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Also by Terry Spencer

The following studies by Terry Spencer are now available on the Knottingley website:

By the last quarter of the nineteenth century the August Bank Holiday period at Knottingley abounded in fun and frolic with the Feast as the hub of the festivities. The fair was supplemented by community sports and of the sporting element within the town none was more prominent than Knottingley Town Cricket Club.

Situated on the southern bank of the River Aire, to the north side of Aire Street, lies Knottingley Flatts. Today, the Flatts occupy only a small portion of the original layout which comprised the greater part of Knottingley Ings.

The modern image of the fair is one of outdoor entertainment for pleasure seeking people but such a concept is one which has developed over the last two centuries being born as a result of the Industrial Revolution.

Prior to the establishment of the National Health Service in 1948 local people relied for health care in the event of sickness or serious injury upon charitable institutions such as Pontefract Dispensary and Leeds Infirmary.

The application by Knottingley Urban District Council for a grant of arms was made to the College of Arms, London, in mid 1942.

That there was a glassworks at Ferrybridge is indisputable for it was both documented and photographed. That it was situated on the north bank of the River Aire "..where the Parish of Brotherton merges into the Parish of Ferrybridge" is confirmed by map reference. The doubt lies not in the existence or location of the furnace but with its origin.

The township of Knottingley, situated three miles north-east of Pontefract in the Wapentake of Osgoldcross, developed from a 6th century Saxon settlement in a forest clearing on the south bank of the river Aire. By the time of the Norman Conquest of 1066 the settlement had acquired the status of a manorial vill

As the process of industrialisation and urban development gained pace in the second half of the nineteenth century the provision of public spaces such as municipal gardens and parks for the purpose of public recreation and amenity became increasingly desirable.

Percy Bentley, scion of a prominent Knottingley family, was born in that town on the 18th January 1891, the son of James William and Helena Bentley, and was baptised in the parish church of St. Botolph on the 11th February.

On Wednesday, 25th September 1918, a committee previously sanctioned by Knottingley Urban District Council in meeting assembled, met in the Council Chamber at Knottingley Town Hall to consider the form of memorial to the men who had fallen during the Great War.

No less than the citizens of its larger neighbour, the inhabitants of the village of Ferrybridge decided to honour those drawn from the community and slain in the Great War.

For approximately a decade from the mid 1940's the 'K' Sisters, Marjorie and Pamela Kellett, were prominent throughout the town and district of Knottingley as all-round entertainers who harnessed their talent to providing public enjoyment and in so doing raised large amounts of money for local charities.

The new cinema, one of the earliest purpose-built picture houses in the country, was situated on an oblique strip of land some 560 square yards in extent, adjacent to Ship Lane at the junction with lower Aire Street. The hall was designed to seat 600 people: 500 in the area and 100 in the balcony.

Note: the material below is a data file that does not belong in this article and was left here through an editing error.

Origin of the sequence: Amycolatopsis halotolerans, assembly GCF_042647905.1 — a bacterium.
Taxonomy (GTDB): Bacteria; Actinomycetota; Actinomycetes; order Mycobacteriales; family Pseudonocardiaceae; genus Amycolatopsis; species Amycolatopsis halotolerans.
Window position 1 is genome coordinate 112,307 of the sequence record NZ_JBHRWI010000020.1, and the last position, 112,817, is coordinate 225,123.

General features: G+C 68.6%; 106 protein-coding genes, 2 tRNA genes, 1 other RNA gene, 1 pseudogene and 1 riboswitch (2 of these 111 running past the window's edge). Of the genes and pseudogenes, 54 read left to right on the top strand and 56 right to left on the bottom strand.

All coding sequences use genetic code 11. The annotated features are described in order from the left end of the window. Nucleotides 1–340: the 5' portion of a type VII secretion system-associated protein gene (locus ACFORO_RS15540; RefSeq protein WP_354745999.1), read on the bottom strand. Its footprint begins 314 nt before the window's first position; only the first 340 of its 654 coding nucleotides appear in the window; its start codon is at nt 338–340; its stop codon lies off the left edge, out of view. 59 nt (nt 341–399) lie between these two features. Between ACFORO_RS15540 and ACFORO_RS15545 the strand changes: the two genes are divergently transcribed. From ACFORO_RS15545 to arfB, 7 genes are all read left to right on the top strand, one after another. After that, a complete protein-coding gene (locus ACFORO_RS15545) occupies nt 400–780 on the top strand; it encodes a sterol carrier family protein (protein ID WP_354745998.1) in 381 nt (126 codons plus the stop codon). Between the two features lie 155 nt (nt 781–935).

In 1752, eighteen residents of the township of Knottingley in company with John Mitchell, the Parish Constable, agreed to be bound over in the sum of £10 each to observe the legal and moral obligations attendant upon being granted a licence as an innkeeper.

In the Spring of 1994, the recently deceased and much lamented Edwin Beckett arranged for the installation of a clock at the top of the Town Hall turret. The event was celebrated in verse by Mrs Joyce Bell who concluded her eulogy by stating that her mother, Dolly Lightowler, had always wished to see a clock set in the "bare face" of the Town Hall - a wish which had now come true.

Awareness of a link between my native Knottingley and the Prince's statue came quite recently when Mrs Shirley Bedford of Knottingley informed me that her great grandfather was the master of a barge which had transported the statue from Hull to Leeds in 1903.

It was in the course of a recent conversation with Roger Ellis that the subject of nicknames arose, following which, in an idle half-hour, I casually began to compile a list of those I recalled. My list quickly exceeded fifty in number and I was seized by a natural desire to list as many more as I could obtain.

The origin of Knottingley Band is obscure. In 1980 the Band celebrated its conjectured centenary year, the date being taken from an old letterhead of 1880.  However, a subsequent documentary source has been located which indicates that the genesis of the Band may lie much further in the past.

The burgeoning spirit of civic pride found practical expression on 29th October 1864, when a group of prominent citizens of the town formed the Knottingley Town Hall & Mechanics’ Institute Company Limited.

The purpose of this study is to consider the topography of modern day Knottingley and formulate a theoretical model concerning the development of the settlement during the medieval and post medieval eras as reflected in the field systems adopted.

An A-Z listing of Knottingley field and place names.

One of the most impressive and graceful houses ever built at Knottingley was Lime Grove. The large attached house was the residence of the Carter family and was built to the orders of Mark Carter at Mill Close, Hill Top, about 1808.